BACKGROUND: The private versus public contribution to developing new health knowledge and interventions is deeply contentious. Proponents of commercial innovation highlight its role in late-stage clinical trials, regulatory approval, and widespread distribution. Proponents of public innovation point out the role of public institutions in forming the foundational knowledge undergirding downstream innovation. The rapidly evolving COVID-19 situation has brought with it uniquely proactive public involvement to characterize, treat, and prevent this novel health treat. How has this affected the share of research by industry and public institutions, particularly compared to the experience of previous pandemics, Ebola, H1N1 and Zika? METHODS: Using Embase, we categorized all publications for COVID-19, Ebola, H1N1 and Zika as having any author identified as affiliated with industry or not. We placed all disease areas on a common timeline of the number of days since the WHO had declared a Public Health Emergency of International Concern with a six-month lookback window. We plotted the number and proportion of publications over time using a smoothing function and plotted a rolling 30-day cumulative sum to illustrate the variability in publication outputs over time. RESULTS: Industry-affiliated articles represented 2% (1,773 articles) of publications over the 14 months observed for COVID-19, 7% (278 articles) over 7.1 years observed for Ebola, 5% (350 articles) over 12.4 years observed for H1N1, and 3% (160 articles) over the 5.7 years observed for Zika. The proportion of industry-affiliated publications built steadily over the time observed, eventually plateauing around 7.5% for Ebola, 5.5% for H1H1, and 3.5% for Zika. In contrast, COVID-19's proportion oscillated from 1.4% to above 2.7% and then declined again to 1.7%. At this point in the pandemic (i.e., 14 months since the PHEIC), the proportion of industry-affiliated articles had been higher for the other three disease areas; for example, the proportion for H1N1 was twice as high. CONCLUSIONS: While the industry-affiliated contribution to the biomedical literature for COVID is extraordinary in its absolute number, its proportional share is unprecedentedly low currently. Nevertheless, the world has witnessed one of the most remarkable mobilizations of the biomedical innovation ecosystem in history.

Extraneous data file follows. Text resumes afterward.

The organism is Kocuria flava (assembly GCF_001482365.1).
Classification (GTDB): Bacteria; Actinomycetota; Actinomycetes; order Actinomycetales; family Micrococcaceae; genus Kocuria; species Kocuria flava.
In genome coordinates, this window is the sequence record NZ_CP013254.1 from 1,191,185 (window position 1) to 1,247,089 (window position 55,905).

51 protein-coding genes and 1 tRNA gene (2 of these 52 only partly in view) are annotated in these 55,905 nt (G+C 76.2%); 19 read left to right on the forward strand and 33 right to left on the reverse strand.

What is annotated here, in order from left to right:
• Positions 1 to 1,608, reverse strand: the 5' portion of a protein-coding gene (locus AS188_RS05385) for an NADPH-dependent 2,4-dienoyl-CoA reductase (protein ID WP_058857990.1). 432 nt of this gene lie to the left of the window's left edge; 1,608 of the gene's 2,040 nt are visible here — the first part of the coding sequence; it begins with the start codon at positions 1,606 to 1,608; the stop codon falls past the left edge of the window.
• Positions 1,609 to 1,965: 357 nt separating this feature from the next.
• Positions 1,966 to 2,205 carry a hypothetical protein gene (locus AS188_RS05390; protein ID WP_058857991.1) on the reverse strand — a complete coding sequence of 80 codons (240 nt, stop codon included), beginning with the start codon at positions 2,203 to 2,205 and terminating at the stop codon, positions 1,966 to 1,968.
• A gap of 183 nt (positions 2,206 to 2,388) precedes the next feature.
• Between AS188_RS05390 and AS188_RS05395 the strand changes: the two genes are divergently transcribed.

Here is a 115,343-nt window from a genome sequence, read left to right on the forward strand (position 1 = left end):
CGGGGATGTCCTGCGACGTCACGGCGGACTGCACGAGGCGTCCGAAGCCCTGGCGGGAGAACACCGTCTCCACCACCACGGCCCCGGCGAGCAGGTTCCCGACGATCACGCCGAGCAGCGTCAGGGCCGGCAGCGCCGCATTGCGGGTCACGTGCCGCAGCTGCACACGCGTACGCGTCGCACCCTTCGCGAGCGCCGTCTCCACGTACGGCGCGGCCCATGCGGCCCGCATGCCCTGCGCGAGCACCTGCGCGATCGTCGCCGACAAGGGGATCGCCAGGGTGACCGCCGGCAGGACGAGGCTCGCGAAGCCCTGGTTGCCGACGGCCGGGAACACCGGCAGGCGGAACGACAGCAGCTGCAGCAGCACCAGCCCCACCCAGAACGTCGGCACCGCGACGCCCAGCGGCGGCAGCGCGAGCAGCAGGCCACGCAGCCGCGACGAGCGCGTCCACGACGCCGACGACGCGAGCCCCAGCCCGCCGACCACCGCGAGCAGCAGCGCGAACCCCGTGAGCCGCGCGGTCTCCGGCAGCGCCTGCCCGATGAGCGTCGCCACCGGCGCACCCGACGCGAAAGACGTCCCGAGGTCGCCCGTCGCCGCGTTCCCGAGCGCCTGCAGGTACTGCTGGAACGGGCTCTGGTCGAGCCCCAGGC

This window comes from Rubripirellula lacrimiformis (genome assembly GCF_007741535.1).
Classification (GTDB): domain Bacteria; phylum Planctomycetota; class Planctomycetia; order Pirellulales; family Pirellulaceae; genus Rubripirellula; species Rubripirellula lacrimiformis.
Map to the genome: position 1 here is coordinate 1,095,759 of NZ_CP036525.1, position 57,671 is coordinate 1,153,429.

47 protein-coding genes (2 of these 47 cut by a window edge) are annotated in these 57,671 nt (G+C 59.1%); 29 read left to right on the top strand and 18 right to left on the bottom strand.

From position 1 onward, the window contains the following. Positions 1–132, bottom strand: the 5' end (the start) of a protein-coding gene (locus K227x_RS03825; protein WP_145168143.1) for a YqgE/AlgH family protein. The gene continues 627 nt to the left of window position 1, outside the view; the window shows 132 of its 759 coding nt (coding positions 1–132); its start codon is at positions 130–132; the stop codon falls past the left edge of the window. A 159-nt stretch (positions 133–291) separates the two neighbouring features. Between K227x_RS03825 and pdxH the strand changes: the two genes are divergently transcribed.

Subject(s)